On Thursday, Sen. Tom Cotton (R-AR) introduced a bill that would require the Bureau of Prisons (BOP) to house trans federal inmates based on their sex assigned at birth rather than their gender, a policy that LGBTQ equality advocates say will put transgender people at risk of violence.
The bill would also incentivize state prisons to do the same by limiting funding to those who house inmates by their gender identity.
Cotton proposed the bill under the guise of protecting women from violence, even naming it the “Preventing Violence Against Female Inmates Act.”
The bill is a response to a report that leaked from the Department of Justice (DOJ) detailing a potential executive order from President Joe Biden that would mandate prisons house inmates according to gender.
“President Biden’s plan to house male and female prisoners together will put women in danger,” Cotton claimed in a press release that denigrated trans identities. The release cited unspecified anecdotes about violence against cis women but not any statistics on the alleged problem.
“Documented cases prove that placing men—including ones who ‘identify’ as female—in women’s prisons puts female inmates at increased risk of sexual assault. My bill will stop the president’s ill-conceived plan and keep men and women separated in federal prison.”
In reality, it is trans inmates who are at far greater risk of violence, especially trans women who are housed with men.
“Anyone concerned with violence against women should be worried about the staggering rate of sexual violence against transgender women in men’s prisons,” Gabriel Arkles, senior counsel at the Transgender Legal Defense and Education Fund, told Xtra.
Overall, trans inmates are nine to 10 times more likely than the general prison population to be sexually assaulted by other inmates and five to six times more likely to be sexually assaulted by staff, according to the 2015 U.S. Transgender Survey.
As of now, federal policy surrounding the placement of trans inmates is murky.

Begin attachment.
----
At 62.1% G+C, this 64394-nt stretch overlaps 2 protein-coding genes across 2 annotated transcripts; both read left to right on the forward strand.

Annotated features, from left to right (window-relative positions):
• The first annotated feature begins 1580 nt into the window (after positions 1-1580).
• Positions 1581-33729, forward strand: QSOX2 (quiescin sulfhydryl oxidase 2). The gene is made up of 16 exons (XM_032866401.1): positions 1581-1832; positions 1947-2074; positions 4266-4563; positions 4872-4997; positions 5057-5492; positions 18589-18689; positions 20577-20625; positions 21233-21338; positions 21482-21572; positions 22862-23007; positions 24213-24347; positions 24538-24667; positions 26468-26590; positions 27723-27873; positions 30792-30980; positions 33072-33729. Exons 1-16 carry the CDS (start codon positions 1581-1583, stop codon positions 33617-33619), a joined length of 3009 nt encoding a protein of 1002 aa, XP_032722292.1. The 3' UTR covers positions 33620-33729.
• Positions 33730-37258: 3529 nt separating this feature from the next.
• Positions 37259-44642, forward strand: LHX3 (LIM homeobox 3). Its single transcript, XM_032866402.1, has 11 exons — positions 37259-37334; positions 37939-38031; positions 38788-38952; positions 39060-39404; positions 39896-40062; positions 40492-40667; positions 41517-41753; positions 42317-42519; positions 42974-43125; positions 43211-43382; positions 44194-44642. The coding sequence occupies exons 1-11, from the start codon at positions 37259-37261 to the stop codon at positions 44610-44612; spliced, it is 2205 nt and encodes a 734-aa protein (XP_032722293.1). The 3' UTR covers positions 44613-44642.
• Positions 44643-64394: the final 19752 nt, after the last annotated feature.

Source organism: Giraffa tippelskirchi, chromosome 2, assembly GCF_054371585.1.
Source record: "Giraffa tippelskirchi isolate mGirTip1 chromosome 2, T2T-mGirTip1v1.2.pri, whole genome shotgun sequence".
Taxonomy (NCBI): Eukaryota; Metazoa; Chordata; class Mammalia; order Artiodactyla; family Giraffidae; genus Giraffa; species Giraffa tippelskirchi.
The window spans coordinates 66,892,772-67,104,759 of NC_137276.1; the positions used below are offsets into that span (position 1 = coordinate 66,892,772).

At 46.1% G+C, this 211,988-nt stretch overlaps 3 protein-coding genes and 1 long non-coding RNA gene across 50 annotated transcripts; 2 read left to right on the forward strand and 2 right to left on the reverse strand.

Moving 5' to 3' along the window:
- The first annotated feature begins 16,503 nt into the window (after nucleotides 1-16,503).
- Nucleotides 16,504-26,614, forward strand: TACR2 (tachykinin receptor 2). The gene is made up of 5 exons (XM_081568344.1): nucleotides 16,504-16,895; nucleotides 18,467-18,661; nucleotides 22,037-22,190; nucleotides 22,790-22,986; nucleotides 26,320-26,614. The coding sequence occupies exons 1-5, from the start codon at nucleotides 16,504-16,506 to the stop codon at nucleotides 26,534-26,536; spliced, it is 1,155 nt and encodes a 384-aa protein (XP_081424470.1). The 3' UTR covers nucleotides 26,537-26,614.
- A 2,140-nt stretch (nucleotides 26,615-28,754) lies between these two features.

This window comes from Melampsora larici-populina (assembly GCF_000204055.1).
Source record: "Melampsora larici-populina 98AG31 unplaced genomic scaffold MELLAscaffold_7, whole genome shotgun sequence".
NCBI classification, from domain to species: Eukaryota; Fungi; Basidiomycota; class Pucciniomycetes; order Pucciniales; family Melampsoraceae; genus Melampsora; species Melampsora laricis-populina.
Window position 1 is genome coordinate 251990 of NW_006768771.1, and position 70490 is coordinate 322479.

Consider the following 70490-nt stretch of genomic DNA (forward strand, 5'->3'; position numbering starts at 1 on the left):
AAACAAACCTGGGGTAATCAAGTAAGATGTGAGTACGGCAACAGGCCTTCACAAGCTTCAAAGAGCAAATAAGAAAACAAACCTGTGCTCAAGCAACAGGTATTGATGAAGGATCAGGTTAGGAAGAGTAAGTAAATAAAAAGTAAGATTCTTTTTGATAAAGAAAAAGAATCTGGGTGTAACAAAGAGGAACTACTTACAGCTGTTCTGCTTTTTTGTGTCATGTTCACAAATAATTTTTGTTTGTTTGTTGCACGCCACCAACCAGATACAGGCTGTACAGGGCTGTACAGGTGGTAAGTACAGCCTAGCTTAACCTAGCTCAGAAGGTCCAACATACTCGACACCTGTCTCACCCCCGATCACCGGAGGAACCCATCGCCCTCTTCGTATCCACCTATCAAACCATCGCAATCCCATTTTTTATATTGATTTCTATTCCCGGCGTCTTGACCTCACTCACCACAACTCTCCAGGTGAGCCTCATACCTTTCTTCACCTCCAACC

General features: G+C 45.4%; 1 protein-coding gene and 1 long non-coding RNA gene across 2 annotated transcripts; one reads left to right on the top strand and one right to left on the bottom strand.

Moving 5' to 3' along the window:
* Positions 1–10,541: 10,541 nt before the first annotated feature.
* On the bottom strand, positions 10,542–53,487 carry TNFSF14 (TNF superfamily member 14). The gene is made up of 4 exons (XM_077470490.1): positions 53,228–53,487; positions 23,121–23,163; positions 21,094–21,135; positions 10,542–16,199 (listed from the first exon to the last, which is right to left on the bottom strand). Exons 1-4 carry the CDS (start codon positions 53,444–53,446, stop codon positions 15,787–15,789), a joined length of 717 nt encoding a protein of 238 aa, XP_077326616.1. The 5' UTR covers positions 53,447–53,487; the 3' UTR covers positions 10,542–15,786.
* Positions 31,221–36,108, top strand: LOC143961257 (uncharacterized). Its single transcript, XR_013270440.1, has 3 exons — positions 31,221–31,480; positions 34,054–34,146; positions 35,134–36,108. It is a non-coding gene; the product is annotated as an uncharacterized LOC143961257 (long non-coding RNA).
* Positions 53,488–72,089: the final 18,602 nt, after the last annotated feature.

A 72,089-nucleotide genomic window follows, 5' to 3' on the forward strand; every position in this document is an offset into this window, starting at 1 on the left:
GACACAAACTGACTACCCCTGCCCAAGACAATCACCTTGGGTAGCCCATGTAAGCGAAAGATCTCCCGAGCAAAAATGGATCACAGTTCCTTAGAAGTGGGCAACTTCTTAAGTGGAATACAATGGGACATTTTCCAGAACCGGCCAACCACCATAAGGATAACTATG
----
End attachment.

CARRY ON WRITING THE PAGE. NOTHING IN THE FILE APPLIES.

Former President Barack Obama instituted vague guidelines recommending housing trans inmates by gender identity “when appropriate,” but the Trump Administration rescinded those guidelines and ordered prisons to “use biological sex as the initial determination” and only house trans inmates by fender identity “in rare cases.”
When it comes to state prisons, the Prison Rape Elimination Act, a federal law, says state prisons must interview trans inmates every six months about where they would feel safest and account for these feelings when deciding where to house them.
There is, however, very little oversight to confirm this is happening, and it remains rare for a trans inmate to be housed in accordance with their gender identity.
A 2020 NBC News investigation found that almost all trans inmates are housed according to the sex they were assigned at birth. Of the 4,890 trans inmates in state prisons across 45 states at the time of the report, NBC News could only confirm 15 inmates who were housed based on their gender.
Trans advocates are worried that Cotton’s bill will even further endanger trans inmates.
“The Constitution protects the rights of incarcerated people including transgender people,” Lambda Legal senior attorney Richard Saenz said, “and the federal Bureau of Prisons and state prisons and jails systems have a duty to keep people in their custody safe.”
Cotton has long been known for his anti-LGBTQ voting record and has gotten a score of “0” on the Human Rights Campaign’s Congressional Scorecard for the past several years.